In rural regions, the violence is generally caused by the activities of drug trafficking organizations, such as the Mexican drug cartels that infiltrated Central America. According to the United Nation Report on Insecurity and Violence (Geneva declaration on Armed Violence and Development) El Salvador, Honduras and Guatemala have the highest rate of violent deaths, homicide by firearms and female homicide for the 2007-2012 period.

As a consequence, more than 60 000 unaccompanied children crossed the border into Mexico between October 2013 and July 2014, many of them trying to avoid forced recruitment by the gangs. Single women are also vulnerable, frequently forced into marriages or relationships against their will, tortured, raped and forced into prostitution by gang violence. LGBTI individuals are the third main vulnerable group threatened by these gangs. They suffer harassment, assaults and murders. The suffering of the migrants from Central America continues after crossing the border into Mexico. They face new threats, once in Mexican territory, in areas controlled by Mexican drug cartels and maras infiltrated in Mexico. These migrants are also victims of the corruption of the Mexican police and personnel from the Mexican National Institute for Migration, as well as the xenophobia of local Mexican population.

In 2011, Mexico passed the Law on Refugees and Complementary Protection offering broader protection to migrants. Firstly, it extended the status of refugees by explicitly adding the criteria of gender to the five orginal criteria of the 1951 definition. Secondly, the law introduced a form of complementary protection for asylum-seekers who do not meet the traditional criteria of the 1951 Convention but could not return to their countries due to other risks (torture or threats in their home country) . Finally, this law grants protection to migrants persecuted by non-State actors, extending the traditional criteria of the Geneva Convention requiring, as a condition for refugee status, a persecution by State actors only.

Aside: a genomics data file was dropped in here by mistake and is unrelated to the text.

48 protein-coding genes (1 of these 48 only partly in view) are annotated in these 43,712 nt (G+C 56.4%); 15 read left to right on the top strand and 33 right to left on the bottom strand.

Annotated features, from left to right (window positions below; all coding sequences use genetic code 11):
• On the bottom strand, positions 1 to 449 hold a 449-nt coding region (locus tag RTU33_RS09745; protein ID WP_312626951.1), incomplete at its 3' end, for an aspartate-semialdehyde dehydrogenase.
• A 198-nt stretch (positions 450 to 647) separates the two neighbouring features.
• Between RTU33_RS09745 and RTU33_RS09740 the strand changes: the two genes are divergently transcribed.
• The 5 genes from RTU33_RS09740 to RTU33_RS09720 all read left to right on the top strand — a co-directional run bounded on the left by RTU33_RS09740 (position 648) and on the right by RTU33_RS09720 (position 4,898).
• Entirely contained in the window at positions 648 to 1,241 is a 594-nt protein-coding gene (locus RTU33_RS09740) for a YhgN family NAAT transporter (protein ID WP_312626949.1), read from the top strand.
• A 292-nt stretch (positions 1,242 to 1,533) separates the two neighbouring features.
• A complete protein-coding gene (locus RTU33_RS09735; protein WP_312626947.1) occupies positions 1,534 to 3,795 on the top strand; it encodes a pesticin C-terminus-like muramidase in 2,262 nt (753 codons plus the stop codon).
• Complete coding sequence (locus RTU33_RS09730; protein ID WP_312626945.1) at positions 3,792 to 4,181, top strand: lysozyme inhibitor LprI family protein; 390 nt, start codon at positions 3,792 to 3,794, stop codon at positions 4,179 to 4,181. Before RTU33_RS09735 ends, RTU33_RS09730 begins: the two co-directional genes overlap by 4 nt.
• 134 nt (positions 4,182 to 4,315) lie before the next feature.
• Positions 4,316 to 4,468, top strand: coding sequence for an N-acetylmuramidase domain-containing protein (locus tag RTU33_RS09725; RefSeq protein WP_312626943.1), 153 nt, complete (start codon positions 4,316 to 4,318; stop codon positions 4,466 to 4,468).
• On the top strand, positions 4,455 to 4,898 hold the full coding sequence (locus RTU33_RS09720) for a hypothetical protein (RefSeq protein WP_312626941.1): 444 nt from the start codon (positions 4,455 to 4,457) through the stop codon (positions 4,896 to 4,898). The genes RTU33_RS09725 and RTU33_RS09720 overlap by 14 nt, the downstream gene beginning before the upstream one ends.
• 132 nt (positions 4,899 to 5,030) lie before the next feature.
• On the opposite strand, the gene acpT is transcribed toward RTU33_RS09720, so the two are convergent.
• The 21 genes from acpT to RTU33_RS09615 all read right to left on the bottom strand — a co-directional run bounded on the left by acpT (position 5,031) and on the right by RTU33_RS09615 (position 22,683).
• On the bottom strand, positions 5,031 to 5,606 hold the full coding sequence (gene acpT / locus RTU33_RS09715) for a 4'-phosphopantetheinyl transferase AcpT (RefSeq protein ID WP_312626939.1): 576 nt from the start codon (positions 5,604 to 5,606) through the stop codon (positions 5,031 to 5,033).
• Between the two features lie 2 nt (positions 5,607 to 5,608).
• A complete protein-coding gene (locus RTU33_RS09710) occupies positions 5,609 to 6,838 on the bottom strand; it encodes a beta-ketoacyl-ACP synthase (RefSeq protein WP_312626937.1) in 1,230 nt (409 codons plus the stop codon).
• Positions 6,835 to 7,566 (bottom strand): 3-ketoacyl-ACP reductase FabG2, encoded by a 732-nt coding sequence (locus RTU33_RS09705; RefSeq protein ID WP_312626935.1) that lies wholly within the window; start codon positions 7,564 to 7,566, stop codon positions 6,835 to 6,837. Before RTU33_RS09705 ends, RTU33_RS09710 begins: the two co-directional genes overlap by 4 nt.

However, out of 100 000 migrants fleeing the Northern Triangle of Central America in 2013, only 300 (approximately to 0,3 %) were granted refugees status and benefit from Mexican protection. Indeed, despite this wide and generous national legal framework, most of these vulnerable people are still considered as migrants by the Mexican authorities, but also by the UNHCR, and thus, are not entitled to legal protection.

Why Mexico, traditionally regarded as an asylum sanctuary for refugees, became such a hostile land for these vulnerable migrants? Is there a moral and legal duty for Mexico to protect those migrants fleeing violence and its consequences in Central America?

Maybe the traditional definition of refugee is outdated and should be reconsidered in the light of the current context of mixed migration flows.

Note that this article was written in December 2014, while I was an intern at UNHCR Mexico. The same reasoning can be made for the current European migration crisis originated by the violent non-state actors (VNSA) and general insecurity in failed states.

Emmanuelle Stein